Games ratings

A Digital Parents’ guide to games ratings

The world of video games can be overwhelming – there are hundreds of games on computer, tablets and smartphones, with more being added all the time. Keeping up with the names of what children are playing can be difficult enough, let alone working out what the games are about, how they work and whether or not they are suitable.

Vodafone AmanTECH is here to help, with our parents’ guide to gaming and games ratings. Let’s start with a short introduction just a few of the most popular types of games which your children may be playing:

Platform games

Some of the early games which parents may remember are platform games. Typically, the games are 2-dimensional and involve the character moving across a landscape avoiding obstacles in order to reach a goal.  In the world of smartphone apps, platform games remain popular as they are suited to small screens and quick to play.

Shooter games

These action games involve the player using weapons to defeat enemies. Most of the time the weapons are ranged – guns, crossbows etc – although hand-to-hand combat often plays a part as well. Many games which contain violence are shooters and they are frequently rated Mature by the Entertainment Software Ratings Board.

Sports games

These are simply games based around popular sports, from football and basketball to car racing and golf. They are often suitable for all ages, although driving games based around street racing like can contain themes, language and images which some parents may not be comfortable with.

Fighting games

Typically involving one-to-one combat between opponents using fists, feet and handheld weapons, fighting games have been available for many years and remain popular to this day with children around the world. Some are relatively child friendly while in others the fighting is more realistic and detailed. .

Construction and creation

There are a number of very popular games with children which have elements of construction and creation in them. Theme Park allows players to use building blocks to create their own rollercoasters, while Roblox lets users create their own games which can then be played by other users from around the world.

Online interactions

For many parents, the way that children can interact with other people during online gaming is a big concern. Interactions may mean playing with and against other users, sending text messages or having conversations using a microphone and headphones. One of the challenges for Digital Parents is knowing how safe and secure these interactions are and who their children may be in contact with. To find out more about online interactions in gaming, visit our Games and Apps page.

How can Digital Parents’ find out if games are suitable for their children?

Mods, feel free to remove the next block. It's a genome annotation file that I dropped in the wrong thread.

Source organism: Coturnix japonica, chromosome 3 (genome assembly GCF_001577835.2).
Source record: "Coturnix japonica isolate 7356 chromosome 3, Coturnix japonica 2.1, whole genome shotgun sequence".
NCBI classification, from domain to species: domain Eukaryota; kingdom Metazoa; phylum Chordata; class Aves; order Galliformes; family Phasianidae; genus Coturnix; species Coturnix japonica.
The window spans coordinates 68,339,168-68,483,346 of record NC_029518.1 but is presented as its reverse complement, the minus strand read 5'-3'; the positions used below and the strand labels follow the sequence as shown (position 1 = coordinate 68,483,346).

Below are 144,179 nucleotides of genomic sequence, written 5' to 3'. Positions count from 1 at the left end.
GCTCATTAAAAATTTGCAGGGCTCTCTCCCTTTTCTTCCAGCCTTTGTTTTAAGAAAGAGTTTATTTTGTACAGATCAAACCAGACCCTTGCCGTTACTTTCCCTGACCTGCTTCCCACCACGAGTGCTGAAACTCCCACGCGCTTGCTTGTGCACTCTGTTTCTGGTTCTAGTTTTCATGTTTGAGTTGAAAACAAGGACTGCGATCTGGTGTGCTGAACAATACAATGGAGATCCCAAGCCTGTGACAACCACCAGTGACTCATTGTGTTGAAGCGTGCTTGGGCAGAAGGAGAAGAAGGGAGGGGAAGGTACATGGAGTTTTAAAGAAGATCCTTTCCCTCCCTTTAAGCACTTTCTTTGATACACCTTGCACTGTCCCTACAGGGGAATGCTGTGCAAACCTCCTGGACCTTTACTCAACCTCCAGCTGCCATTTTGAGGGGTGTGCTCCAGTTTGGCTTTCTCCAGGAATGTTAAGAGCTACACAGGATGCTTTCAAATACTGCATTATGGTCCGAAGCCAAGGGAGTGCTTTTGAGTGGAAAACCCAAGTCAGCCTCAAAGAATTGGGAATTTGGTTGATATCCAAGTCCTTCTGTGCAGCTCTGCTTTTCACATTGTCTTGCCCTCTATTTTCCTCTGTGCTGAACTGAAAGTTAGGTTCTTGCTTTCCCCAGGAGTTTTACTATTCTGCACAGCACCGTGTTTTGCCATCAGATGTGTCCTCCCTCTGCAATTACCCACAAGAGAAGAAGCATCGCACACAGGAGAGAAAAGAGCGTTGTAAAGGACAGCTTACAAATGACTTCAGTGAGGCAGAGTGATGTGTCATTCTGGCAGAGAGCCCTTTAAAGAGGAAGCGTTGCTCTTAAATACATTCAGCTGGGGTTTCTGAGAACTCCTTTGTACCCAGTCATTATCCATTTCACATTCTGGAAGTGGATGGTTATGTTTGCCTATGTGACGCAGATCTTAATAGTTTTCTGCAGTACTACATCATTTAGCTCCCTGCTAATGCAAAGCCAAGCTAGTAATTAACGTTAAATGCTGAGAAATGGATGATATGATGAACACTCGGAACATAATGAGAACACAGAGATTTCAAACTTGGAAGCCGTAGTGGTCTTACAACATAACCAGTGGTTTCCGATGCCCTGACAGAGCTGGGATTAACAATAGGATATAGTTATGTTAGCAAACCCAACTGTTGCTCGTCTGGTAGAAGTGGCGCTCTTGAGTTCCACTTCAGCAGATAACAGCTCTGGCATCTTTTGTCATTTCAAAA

There are two main ways, apart from playing them yourself (which we do recommend), that parents can find out if the games their children want to play are suitable for their age and maturity. The first is by searching the web to get more information; the game creators’ websites will give details about the games, and Wikipedia and other information sites give detailed descriptions of the gameplay.

For information from and for parents, websites like Common Sense Media (English only) are also useful. Common Sense Media separates out information about the quality of the game for the player, and details about the type of content and what age it might be suitable for. It also contains reviews from other parents and children which may be helpful.

The second resource for Digital Parents who want to help their families enjoy the world of gaming safely and securely is games ratings. There are two main organisations – ESRB and PEGI – which rate games according to content and age. In many countries, it is illegal for shops to sell games to children under the age of the rating. Even where this is not the case, games ratings can be extremely useful for parents to quickly and easily find out information they need.

Entertainment Software Rating Board (ESRB)

ESRB ratings are used on video games around the world. The ratings are based on the content of the games and are split into five categories:

E – suitable for any age

E 10+ - suitable for over 10s, although parents may be happy for younger children to play them

T – suitable for teenagers

M – suitable for people aged 17 years and over

Finally, and infrequently used, is the Adult Only (AO)  rating which is normally limited to games with a large amount of sexually explicit content, extremely graphic violence or gambling with real money.

 

As well as the age categories, ESRB ratings add text to describe the content of the game. These might include: Violence, Drug References, Fantasy Violence or Blood and Gore.

Pan European Game Information (PEGI)

Although PEGI is based in Europe, the rating system is recognised around the world. Like ESRB, games are categorised by age group. PEGI, however, adds a system of images to give more information about the games’ content.

Smartphone games

There is no formal system for smartphone apps and games , although Apple, Google, Amazon and Microsoft all rate games by age. Many smartphones and tablets have parental control settings which allow Digital Parents to set limits to the types of apps that children can download on their internet-enabled devices. This can include blocking apps which cost money or invite users to make purchases in the game.

Finally - the Vodafone AmanTECH games ratings challenge…

There are three descriptions of very popular games below. The question is, can you identify the games from the descriptions?  If you worked for PEGI or ESRB, how would you rate them?